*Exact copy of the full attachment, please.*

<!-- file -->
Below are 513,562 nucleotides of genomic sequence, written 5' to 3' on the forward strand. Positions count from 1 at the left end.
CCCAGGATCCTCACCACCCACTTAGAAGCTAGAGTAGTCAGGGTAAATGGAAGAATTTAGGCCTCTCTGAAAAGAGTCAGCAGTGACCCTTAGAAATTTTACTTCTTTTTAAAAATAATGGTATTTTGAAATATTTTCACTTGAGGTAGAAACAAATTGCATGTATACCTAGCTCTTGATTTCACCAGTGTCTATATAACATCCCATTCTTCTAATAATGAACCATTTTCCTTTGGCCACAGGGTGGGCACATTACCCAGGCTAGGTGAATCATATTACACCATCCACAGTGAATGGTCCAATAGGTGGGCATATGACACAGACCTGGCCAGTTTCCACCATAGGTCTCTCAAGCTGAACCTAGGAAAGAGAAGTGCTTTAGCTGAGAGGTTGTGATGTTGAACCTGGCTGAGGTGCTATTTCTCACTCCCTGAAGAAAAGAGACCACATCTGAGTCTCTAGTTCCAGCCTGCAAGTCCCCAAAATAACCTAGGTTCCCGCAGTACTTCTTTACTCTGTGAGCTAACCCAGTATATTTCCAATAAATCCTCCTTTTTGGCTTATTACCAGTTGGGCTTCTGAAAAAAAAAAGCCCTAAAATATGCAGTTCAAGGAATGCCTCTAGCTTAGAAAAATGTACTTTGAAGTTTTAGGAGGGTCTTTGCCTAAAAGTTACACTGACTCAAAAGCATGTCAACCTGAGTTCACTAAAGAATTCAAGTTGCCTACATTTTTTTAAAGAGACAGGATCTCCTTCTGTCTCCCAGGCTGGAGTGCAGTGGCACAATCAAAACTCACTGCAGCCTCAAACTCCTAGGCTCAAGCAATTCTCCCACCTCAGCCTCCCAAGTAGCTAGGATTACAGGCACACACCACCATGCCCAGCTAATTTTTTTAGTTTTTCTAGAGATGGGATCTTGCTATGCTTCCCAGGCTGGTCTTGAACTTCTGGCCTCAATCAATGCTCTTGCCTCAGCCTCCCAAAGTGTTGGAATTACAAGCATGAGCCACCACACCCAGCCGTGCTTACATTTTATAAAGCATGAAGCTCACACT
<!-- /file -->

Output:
Below are 513,562 nucleotides of genomic sequence, written 5' to 3' on the forward strand. Positions count from 1 at the left end.
CCCAGGATCCTCACCACCCACTTAGAAGCTAGAGTAGTCAGGGTAAATGGAAGAATTTAGGCCTCTCTGAAAAGAGTCAGCAGTGACCCTTAGAAATTTTACTTCTTTTTAAAAATAATGGTATTTTGAAATATTTTCACTTGAGGTAGAAACAAATTGCATGTATACCTAGCTCTTGATTTCACCAGTGTCTATATAACATCCCATTCTTCTAATAATGAACCATTTTCCTTTGGCCACAGGGTGGGCACATTACCCAGGCTAGGTGAATCATATTACACCATCCACAGTGAATGGTCCAATAGGTGGGCATATGACACAGACCTGGCCAGTTTCCACCATAGGTCTCTCAAGCTGAACCTAGGAAAGAGAAGTGCTTTAGCTGAGAGGTTGTGATGTTGAACCTGGCTGAGGTGCTATTTCTCACTCCCTGAAGAAAAGAGACCACATCTGAGTCTCTAGTTCCAGCCTGCAAGTCCCCAAAATAACCTAGGTTCCCGCAGTACTTCTTTACTCTGTGAGCTAACCCAGTATATTTCCAATAAATCCTCCTTTTTGGCTTATTACCAGTTGGGCTTCTGAAAAAAAAAAGCCCTAAAATATGCAGTTCAAGGAATGCCTCTAGCTTAGAAAAATGTACTTTGAAGTTTTAGGAGGGTCTTTGCCTAAAAGTTACACTGACTCAAAAGCATGTCAACCTGAGTTCACTAAAGAATTCAAGTTGCCTACATTTTTTTAAAGAGACAGGATCTCCTTCTGTCTCCCAGGCTGGAGTGCAGTGGCACAATCAAAACTCACTGCAGCCTCAAACTCCTAGGCTCAAGCAATTCTCCCACCTCAGCCTCCCAAGTAGCTAGGATTACAGGCACACACCACCATGCCCAGCTAATTTTTTTAGTTTTTCTAGAGATGGGATCTTGCTATGCTTCCCAGGCTGGTCTTGAACTTCTGGCCTCAATCAATGCTCTTGCCTCAGCCTCCCAAAGTGTTGGAATTACAAGCATGAGCCACCACACCCAGCCGTGCTTACATTTTATAAAGCATGAAGCTCACACT